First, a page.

And they are off…!
This is the Holiday Edition of the Great Package Race and like many holidays it will be a stress test: We are sending our packages during the busiest few days of the year for package delivery. Our recipient is… Santa Claus, himself!
In November we received confirmation by email from “Cristina Elf and the Friday Elves” that Santa would receive our packages. On Friday 13 December, we sent four packages to the Jolly Old Elf himself, at Santa’s Workshop Village, on the Arctic Circle, 8 kilometers north of Rovaniemi, Finland. The packages will be received and held for Santa at Santa Claus’ Main Post Office, which is described as being “located in an impressive building of handsome natural stone and aged pine, with a splendid landmark of the Tower of the Christmas Elf in front of it.”. The address is:
(Santa Claus’ Main Post Office)
Itella Posti Oy
Tähtikuja 1, 96930 NAPAPIIRI, ARCTIC CIRCLE
The packages contain Georgia Tech paraphernalia: t-shirts (XXXL, of course, to fit Santa), baseball hats, and coffee mugs (also usable for egg nog, mulled wine, or other seasonal beverages). You can see the boxes being packed for Santa here.
The start: 13 December
We went on-line to fill out shipping forms for each shipment. We took the UPS, DHL, and FedEx packages to a nearby Kwik-Copy; and we took the USPS package to a nearby postoffice.
On Friday night we received an email notification that our UPS package had been delayed for want of a “commercial invoice”, even though we had filled out the form on-line. Unfortunately, our package sat all weekend. On Monday morning UPS phoned to ask that we fax a copy (even though it still existed in our on-line account at UPS).
The scorecard as of 2017 Saturday Atlanta time, 21 December
We have a winner: DHL delivered on Tuesday 17 December, two days ahead of the next competitor.
|To: Santa Claus Village, Lapland, outside Rovienmi, Finland|
|DHL||Express Worldwide||$155.70||17 Dec 1501h local time: Winner!||9966224656||6 hops total: Atlanta to Cincinnati to Leipzig to Helsinki to Oumu to Napapiiri Rovaniemi|
|USPS||Global Express||$95.42||19 Dec 1102h local time||8398498334||Atlanta to Memphis to Paris to Vantaa (Finland) to Napapiiri Rovaniemi|
|UPS||Worldwide Saver||$99.79||19 Dec 1440h local time||1ZA5A2420490341738||Finally underway 16 December after being held up for paperwork mistakenly claimed to be missing. 9 hops: Atlanta to Hapeville, GA to Louisville to Philadelphia to Koeln (Germany) to Malmo Sturup (Sweden) to Vantaa (Finland) to Helsinki to Tampere (Finland) to Napapiiri Rovaniemi. Our package was signed for by “Elf”|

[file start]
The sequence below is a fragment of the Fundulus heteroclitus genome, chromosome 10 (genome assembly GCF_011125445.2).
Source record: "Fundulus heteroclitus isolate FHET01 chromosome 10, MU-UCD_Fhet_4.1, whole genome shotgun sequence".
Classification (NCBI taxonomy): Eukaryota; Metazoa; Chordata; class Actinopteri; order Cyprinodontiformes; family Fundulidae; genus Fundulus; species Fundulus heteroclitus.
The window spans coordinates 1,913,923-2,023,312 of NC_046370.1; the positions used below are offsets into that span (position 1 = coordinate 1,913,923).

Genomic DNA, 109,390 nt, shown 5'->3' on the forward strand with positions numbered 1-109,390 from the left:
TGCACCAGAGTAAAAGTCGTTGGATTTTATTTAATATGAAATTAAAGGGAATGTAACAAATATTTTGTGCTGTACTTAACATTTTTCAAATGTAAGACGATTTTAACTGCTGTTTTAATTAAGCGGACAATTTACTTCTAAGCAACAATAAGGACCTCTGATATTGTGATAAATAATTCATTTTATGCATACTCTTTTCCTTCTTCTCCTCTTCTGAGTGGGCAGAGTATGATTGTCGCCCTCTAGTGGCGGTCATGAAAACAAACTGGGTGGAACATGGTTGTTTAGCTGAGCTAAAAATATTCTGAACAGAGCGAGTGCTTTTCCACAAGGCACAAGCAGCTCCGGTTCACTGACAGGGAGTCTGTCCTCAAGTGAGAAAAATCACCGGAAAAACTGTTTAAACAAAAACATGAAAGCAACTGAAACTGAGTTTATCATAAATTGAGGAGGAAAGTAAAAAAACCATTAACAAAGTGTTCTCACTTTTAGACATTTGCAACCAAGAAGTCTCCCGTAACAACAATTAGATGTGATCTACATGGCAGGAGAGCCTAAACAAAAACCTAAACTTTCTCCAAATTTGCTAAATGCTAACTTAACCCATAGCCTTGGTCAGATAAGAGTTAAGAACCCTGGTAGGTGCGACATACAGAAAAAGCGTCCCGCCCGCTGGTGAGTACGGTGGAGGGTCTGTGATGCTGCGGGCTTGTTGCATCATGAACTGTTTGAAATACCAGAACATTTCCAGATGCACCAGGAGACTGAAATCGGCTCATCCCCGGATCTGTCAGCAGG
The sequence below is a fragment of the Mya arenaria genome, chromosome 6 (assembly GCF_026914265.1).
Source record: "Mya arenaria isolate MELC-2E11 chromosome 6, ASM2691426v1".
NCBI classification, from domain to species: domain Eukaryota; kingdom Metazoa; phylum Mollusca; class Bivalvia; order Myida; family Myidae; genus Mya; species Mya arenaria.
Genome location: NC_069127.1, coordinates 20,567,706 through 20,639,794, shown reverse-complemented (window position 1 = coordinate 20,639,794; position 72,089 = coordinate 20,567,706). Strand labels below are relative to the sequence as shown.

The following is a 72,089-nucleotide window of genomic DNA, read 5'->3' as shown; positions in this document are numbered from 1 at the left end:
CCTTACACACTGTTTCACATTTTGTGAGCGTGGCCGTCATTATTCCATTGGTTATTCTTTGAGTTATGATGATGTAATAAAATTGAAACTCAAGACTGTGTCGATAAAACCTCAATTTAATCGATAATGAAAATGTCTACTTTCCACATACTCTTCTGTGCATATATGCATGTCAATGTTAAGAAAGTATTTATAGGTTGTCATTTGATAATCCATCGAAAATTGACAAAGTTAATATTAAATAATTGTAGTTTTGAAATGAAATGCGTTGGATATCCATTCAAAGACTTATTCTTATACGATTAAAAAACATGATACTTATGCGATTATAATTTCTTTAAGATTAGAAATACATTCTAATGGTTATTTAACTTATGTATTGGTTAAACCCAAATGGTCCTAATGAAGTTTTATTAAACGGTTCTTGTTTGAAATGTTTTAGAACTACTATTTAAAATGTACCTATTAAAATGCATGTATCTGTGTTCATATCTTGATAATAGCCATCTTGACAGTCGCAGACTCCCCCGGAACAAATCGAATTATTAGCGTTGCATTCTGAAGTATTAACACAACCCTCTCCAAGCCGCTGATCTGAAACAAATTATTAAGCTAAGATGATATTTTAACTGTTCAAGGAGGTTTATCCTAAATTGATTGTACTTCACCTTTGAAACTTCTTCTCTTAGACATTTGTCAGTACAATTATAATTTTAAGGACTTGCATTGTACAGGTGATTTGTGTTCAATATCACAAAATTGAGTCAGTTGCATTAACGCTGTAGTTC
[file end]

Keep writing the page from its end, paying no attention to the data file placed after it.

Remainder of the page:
|FedEx||Int’l Economy||$162.70||23 Dec 1435h local time||875471244031||No updates from 1042 19 Dec,until delivery|
After local pickup, each package was driven to a local freight terminal, sorted, and then flown to one of the major sortation facilities the carriers operate in the mid-western US: UPS uses Louisville, KY; FedEx uses Memphis, TN; DHL uses Cincinnati, OH.
- Websites: The company websites varied in ease-of-use in completing shipping papers. USPS was especially easy; and UPS seemed straightforward (though with problems later, as you will read). DHL was confusing at first because it was very wordy and not always clear on what to do. At the FedEx website we filled out all the forms only to be told that we could not process an online shipment without an account.
- Costs: FedEx stands out for being more expensive than the others. Generally, carriers estimated costs accurately, except for DHL, which had projected the cost as $108.38.
- DHL got off to a very fast start and seemed to stay at least one hop ahead of the competition. Their package was already in Helsinki by Sunday night 15 Dec, Atlanta time. At this time, the others were only known to have departed their main sortation facilities in the US.
- UPS somehow missed the fact that we had indeed filled out all the required paperwork on-line and held up our package over the weekend. On Monday morning, we opened our account and confirmed that our paperwork was indeed complete on the UPS system. However, customer service said they could not access it and asked us to print and fax a copy to them.
- DHL tracking seems closer to real-time than others and their website for tracking seems cleaner and easier to understand.
- USPS seemed quite slow in updating: there would be no information for more than a day and then suddenly a flurry of updates.
- UPS removed all the tracking detail immediately following delivery.
- FedEx updates ceased for four days after the package got close (Vantaa). Perhaps this was due to a subcontractor being lax about updates?
- UPS might have been competitive but for its mishandling of the customer invoice, which delayed the start by two days.
- We hope to hear more details directly from Santa himself.
Finally, it is worth observing that this year most carriers seem to have had problems with delivery during the Christmas holidays.
Thanks to Carole Bennett, Kathryn Raley, Meka Wimberly, and to my students for help in preparing and sending the packages; and thanks to the recipients for documenting their arrival.